(ORDO NEWS) — Meat consumption has been unnecessarily demonized in recent years, writes the Al Arabiya website. This problem has prompted researchers to consider the consumption of meat products and its impact on human health. According to the authors of the articles, the result should shock all vegetarians and vegans.
Over the past decade, many people have completely abandoned meat. The main motivation that prompted them to completely abandon animal products was the health benefits of a vegetarian diet, including vegan. Some studies show that replacing red meat with fruits and vegetables can help keep you healthy and prevent many serious diseases.
In recent years, meat consumption has been unnecessarily demonized. This prompted researchers from the University of Adelaide (Australia) to consider the issue of meat consumption and its impact on human health.
The results of the study came as a complete surprise to vegetarians and vegans. Meat has been found to prolong life.
The author of the study, a researcher at the University of Adelaide, Dr. Wenping Yu noted that people lived and developed for millions of years thanks to the consumption of meat in large quantities.
“We wanted to take a closer look at studies that speak negatively about the presence of meat in the human diet. If we consider only the correlations of meat consumption with the health or life expectancy of people in a certain group, as well as in a certain region or country, this can lead to ambiguous and erroneous conclusions “Our team analyzed the relationship between meat consumption and life expectancy, as well as child mortality at the global and regional levels, which allowed us to minimize research bias and make our findings more representative of the overall health effects of meat consumption,” Yu said.
Over 170 countries
Researchers from the University of Adelaide, whose article was published in The International Journal of General Medicine, studied the impact of meat on human health in more than 170 countries around the world.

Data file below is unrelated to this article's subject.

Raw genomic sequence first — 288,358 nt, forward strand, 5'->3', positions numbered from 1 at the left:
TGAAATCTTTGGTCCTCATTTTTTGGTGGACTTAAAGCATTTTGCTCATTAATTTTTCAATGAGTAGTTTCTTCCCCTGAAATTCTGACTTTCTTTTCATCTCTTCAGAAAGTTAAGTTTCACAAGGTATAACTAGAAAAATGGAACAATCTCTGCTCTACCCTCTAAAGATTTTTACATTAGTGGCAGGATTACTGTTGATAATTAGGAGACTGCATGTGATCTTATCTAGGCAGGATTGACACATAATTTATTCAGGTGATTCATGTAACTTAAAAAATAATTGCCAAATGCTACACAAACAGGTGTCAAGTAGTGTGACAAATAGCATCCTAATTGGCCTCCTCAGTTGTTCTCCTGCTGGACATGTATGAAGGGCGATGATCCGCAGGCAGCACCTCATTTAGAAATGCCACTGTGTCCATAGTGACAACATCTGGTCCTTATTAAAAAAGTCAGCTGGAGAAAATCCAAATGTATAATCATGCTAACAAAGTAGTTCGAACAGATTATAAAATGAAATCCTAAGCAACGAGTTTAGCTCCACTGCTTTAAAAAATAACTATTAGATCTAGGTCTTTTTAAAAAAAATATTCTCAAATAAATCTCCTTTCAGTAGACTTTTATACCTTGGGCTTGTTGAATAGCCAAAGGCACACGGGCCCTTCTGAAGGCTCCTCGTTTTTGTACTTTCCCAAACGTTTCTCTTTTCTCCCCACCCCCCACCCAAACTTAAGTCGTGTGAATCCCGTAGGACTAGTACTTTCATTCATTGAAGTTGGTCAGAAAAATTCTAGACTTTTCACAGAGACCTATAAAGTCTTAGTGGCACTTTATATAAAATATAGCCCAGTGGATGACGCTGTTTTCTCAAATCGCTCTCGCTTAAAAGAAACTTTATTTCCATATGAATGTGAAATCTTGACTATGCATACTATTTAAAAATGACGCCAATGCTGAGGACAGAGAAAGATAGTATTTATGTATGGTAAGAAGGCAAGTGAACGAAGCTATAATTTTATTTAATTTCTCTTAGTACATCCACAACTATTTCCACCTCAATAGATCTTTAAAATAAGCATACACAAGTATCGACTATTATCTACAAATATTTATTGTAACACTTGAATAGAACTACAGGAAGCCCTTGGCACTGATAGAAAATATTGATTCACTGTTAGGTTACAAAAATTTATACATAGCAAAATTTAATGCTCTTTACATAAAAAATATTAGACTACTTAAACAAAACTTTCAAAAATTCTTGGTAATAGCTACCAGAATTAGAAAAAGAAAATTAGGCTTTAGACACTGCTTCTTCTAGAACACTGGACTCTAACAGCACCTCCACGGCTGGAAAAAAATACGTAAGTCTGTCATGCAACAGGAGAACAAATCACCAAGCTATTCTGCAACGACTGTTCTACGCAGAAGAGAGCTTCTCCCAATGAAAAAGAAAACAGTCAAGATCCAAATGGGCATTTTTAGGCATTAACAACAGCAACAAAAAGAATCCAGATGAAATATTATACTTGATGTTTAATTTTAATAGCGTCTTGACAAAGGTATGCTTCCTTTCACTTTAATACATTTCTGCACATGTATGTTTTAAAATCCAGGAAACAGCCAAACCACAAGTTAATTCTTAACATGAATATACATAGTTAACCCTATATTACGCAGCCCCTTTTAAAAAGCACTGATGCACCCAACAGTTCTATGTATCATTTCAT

As a result, it was found that, unlike grains and root vegetables, the level of meat consumption is directly related to life expectancy, regardless of factors such as total calorie intake, economic wealth, urban advantage and obesity.
“Although some studies in the past have found detrimental effects of meat consumption on human health, the methods and conclusions of these studies are contradictory and indirect,” said Dr. Yu.
The lead author of the study, Professor Maciej Henneberg, emphasized that humanity, over more than two million years of its evolution, has perfectly adapted to the consumption of meat.
“The meat of small and large animals provided our ancestors with optimal nutrition. This stimulated the appearance of genetic, physiological and morphological changes aimed at the assimilation of meat products by the human body, and we inherited these adaptive changes,” Henneberg explained.
But with the rapid development of nutritional sciences and rising levels of economic prosperity, research focused on the nutrition of certain populations in developed countries has linked meat-free diets (vegetarian and vegan) to improved health.
“I think we need to understand that this is not inconsistent with the fact that eating meat is healthy. Studies looking at the diets of the affluent and highly educated in today’s society look at people who have high purchasing power and knowledge of a plant-based diet. Vegetarians have full access to all the nutrients substances normally found in meat, essentially replacing it with other nutrients,” says Yangfei Ge, a nutritionist who participated in the study.
Study co-author, University of Adelaide biologist Dr Renata Henneberg says meat remains a staple food for many people around the world today.
She also notes that prior to the advent of agriculture 10,000 years ago, meat was the staple of the human diet.
“The impact of meat on human health varies depending on the population and types of meat considered. However, looking at all aspects, as in this study, there is a positive correlation between meat consumption and overall health,” added Henneberg.
“We may not develop”
Study co-author, University of Adelaide anthropologist and Polish Academy of Sciences biologist Dr. Artur Saniotis, explained that the findings are consistent with other studies that show grain-based foods have less nutritional value than meat.
“While this is not a surprise to many of us, it is still worth paying attention to. All indications are that meat has its own components that contribute to our overall health, in addition to the number of calories consumed, and that without meat in the diet we we can’t develop,” he added.
Saniotis also said: “We believe that eating meat is good for human health, provided that it is consumed in moderation and that the meat industry is conducted in an ethical manner.”
Contact us: [email protected]